Updated: Aug 26
What are the Pros and Cons of Buying Your Own Veterinary Practice?
Are you a new veterinarian just starting out?
Are you an established vet looking to expand your practice?
Are you worried about your student loan debt?
What if you want to make that ownership jump, but aren’t sure you can afford it?
There are many benefits to veterinary medical practice ownership:
Freedom to make your own choices that you feel best suit your small business
Ability to expand your staff, associates, schedule, and procedures
Typically a good investment
However, there are also a few risks to ownership:
Profit may vary for the first few years
The pros and cons of practice ownership often depend greatly on the individual and what goals they hope to accomplish. And again, often, the benefits of buying and owning a veterinary practice outweigh the potential costs.
5 Steps to Buying the Veterinary Practice of Your Dreams
1. Establish Your Personal List of Pros and Cons
As stated above, each individual person has their own list of benefits and risks pertaining to the purchase of your own veterinary medical practice. It is very important to first determine what your needs, wants, and expectations are before you start looking into being the owner of a small business.
Sit down and think about all the necessary requirements that will be going into this real estate. Clarity, first and foremost, is the first necessary step in determining the best course of action for you and your new veterinary small business.
2. Speak with Your Financial Advisor
Veterinarians, new or established, almost always have a significant amount of student loan debt. That is the unfortunate reality of this career path.
A financial advisor will take into account your current student loan debt and help determine the appropriate loan amount, a realistic interest rate, and anything else you may need to take into account. Speaking with a financial advisor is a fabulous step because they can direct you to your best courses of actions for your individual needs.
What is the Typical Cost of Buying a Veterinary Practice?
The average price of buying a veterinary clinic or hospital is difficult to determine because it depends on exactly what you are looking for.
There are some clinics that are being sold for around $200,000 and others that are being sold for over $1 million.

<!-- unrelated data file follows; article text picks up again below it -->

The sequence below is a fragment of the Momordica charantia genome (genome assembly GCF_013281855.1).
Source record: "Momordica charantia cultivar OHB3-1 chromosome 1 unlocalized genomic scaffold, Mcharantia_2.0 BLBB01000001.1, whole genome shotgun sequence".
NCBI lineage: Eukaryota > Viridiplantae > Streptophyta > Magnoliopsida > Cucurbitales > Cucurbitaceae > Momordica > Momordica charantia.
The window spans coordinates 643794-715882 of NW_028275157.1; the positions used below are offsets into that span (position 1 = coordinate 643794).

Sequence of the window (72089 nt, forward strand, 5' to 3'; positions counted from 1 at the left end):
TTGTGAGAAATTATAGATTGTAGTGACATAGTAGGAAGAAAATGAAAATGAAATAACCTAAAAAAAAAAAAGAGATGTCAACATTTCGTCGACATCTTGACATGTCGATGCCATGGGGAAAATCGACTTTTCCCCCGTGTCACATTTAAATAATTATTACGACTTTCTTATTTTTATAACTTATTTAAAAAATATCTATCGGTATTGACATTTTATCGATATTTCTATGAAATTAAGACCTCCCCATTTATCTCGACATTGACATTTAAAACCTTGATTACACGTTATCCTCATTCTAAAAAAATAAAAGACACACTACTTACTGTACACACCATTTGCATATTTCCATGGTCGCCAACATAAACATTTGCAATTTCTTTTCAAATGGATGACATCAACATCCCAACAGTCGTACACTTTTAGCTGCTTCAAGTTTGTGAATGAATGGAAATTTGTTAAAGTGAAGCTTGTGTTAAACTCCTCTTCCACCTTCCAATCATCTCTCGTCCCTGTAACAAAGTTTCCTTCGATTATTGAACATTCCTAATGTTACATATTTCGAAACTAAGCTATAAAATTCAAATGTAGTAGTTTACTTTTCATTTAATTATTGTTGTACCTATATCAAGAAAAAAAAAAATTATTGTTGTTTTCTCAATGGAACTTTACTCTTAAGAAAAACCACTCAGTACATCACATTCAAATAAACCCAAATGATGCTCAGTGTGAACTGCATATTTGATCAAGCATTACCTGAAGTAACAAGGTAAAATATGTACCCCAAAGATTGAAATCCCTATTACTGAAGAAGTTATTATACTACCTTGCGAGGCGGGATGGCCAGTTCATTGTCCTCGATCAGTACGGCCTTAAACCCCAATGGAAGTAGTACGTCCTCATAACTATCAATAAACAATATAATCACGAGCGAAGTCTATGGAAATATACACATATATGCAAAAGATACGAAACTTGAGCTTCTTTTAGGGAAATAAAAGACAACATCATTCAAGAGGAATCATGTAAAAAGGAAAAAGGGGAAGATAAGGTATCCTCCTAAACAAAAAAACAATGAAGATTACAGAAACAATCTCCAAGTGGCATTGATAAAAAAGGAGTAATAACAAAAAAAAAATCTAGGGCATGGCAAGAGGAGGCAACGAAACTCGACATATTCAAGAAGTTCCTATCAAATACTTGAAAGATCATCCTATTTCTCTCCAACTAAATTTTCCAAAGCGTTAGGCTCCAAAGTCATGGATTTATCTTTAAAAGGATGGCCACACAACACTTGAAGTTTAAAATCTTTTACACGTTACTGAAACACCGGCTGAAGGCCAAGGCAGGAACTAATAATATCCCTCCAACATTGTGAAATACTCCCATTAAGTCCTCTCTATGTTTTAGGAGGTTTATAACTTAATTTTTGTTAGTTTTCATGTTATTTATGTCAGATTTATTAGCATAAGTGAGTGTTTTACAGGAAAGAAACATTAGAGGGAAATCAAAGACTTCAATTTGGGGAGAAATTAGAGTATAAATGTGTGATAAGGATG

The cost will fully depend on location, size, specialty, any current assets, and, maybe most importantly, what the current hospital’s reputation is.3
Is Money a Concern for You?
This is a concern for many. Realistically, veterinarians are leaving veterinary medical school with hundreds of thousands of dollars in student loan debt.
You do have options, though. There are business loans that can be applied for that have zero relation to your current, personal student loan debt. This is rather helpful in setting up your new practice and is, typically, a good investment for your career as a business owner. Additionally, you may consider going into business with an associate to cut down on the overall costs and alleviate some of the burden from your shoulders alone. Obviously, as recommended above, you should speak with a financial advisor before making any sort of decision.
You will need to choose a loan based on what fixed year interest rate works best for you. On average, most loans are fixed anywhere from 10-20 years and the interest rates can range anywhere from 4.25% to 7.00%.2
Knowing the estimated loan value you need, the rate at which you could pay it off, and the interest rate that is most affordable for you, is necessary before taking your next step.
3. Make the Determination on the Building
You will now need to make the determination on if you would like to purchase a pre-existing clinic or hospital or build your own.
This may be a relatively easy decision for some because it really depends on funding. Buying a pre-existing practice, most of the time, is much cheaper than building a clinic or hospital from scratch.
Assuming you are a newer veterinarian, you may opt to purchase a pre-existing practice. This is often a great deal because you have most of what you need set up for you already. You have a waiting room, reception, exam room(s), anesthetic room(s), recovery room(s), kennels, and (if you are extra lucky) a pre-existing clientele and patient list.
As an established veterinarian, you may opt to start your small business from the ground up. You already know what works and what doesn’t based on your previous employment, so this gives you the opportunity to thoroughly plan exactly what you want to have in your business to make your life more convenient. This, as you can imagine, may be a more expensive route, but could bring in more future revenue because you have personally optimized its efficiency.